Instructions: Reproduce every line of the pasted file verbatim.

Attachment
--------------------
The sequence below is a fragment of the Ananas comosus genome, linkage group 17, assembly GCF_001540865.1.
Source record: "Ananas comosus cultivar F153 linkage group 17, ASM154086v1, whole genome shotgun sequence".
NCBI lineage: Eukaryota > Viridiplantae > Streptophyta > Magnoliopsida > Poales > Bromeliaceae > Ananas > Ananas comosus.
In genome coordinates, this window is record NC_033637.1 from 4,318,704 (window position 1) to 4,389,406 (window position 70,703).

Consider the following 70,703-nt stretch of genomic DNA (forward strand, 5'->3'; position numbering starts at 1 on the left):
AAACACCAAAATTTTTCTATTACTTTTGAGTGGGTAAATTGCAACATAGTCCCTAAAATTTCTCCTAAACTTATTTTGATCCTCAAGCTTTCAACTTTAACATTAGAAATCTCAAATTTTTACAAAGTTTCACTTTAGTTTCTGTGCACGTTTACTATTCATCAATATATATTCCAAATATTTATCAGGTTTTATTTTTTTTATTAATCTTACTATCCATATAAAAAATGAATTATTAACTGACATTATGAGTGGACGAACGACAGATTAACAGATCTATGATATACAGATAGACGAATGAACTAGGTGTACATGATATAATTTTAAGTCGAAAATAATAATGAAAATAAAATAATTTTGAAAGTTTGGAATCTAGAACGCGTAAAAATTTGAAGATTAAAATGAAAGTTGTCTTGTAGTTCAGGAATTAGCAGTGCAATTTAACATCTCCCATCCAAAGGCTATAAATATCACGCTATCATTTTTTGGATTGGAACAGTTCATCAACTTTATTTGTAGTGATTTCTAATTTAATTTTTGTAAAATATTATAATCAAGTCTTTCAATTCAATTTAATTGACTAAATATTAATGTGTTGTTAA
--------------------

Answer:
The sequence below is a fragment of the Ananas comosus genome, linkage group 17, assembly GCF_001540865.1.
Source record: "Ananas comosus cultivar F153 linkage group 17, ASM154086v1, whole genome shotgun sequence".
NCBI lineage: Eukaryota > Viridiplantae > Streptophyta > Magnoliopsida > Poales > Bromeliaceae > Ananas > Ananas comosus.
In genome coordinates, this window is record NC_033637.1 from 4,318,704 (window position 1) to 4,389,406 (window position 70,703).

Consider the following 70,703-nt stretch of genomic DNA (forward strand, 5'->3'; position numbering starts at 1 on the left):
AAACACCAAAATTTTTCTATTACTTTTGAGTGGGTAAATTGCAACATAGTCCCTAAAATTTCTCCTAAACTTATTTTGATCCTCAAGCTTTCAACTTTAACATTAGAAATCTCAAATTTTTACAAAGTTTCACTTTAGTTTCTGTGCACGTTTACTATTCATCAATATATATTCCAAATATTTATCAGGTTTTATTTTTTTTATTAATCTTACTATCCATATAAAAAATGAATTATTAACTGACATTATGAGTGGACGAACGACAGATTAACAGATCTATGATATACAGATAGACGAATGAACTAGGTGTACATGATATAATTTTAAGTCGAAAATAATAATGAAAATAAAATAATTTTGAAAGTTTGGAATCTAGAACGCGTAAAAATTTGAAGATTAAAATGAAAGTTGTCTTGTAGTTCAGGAATTAGCAGTGCAATTTAACATCTCCCATCCAAAGGCTATAAATATCACGCTATCATTTTTTGGATTGGAACAGTTCATCAACTTTATTTGTAGTGATTTCTAATTTAATTTTTGTAAAATATTATAATCAAGTCTTTCAATTCAATTTAATTGACTAAATATTAATGTGTTGTTAA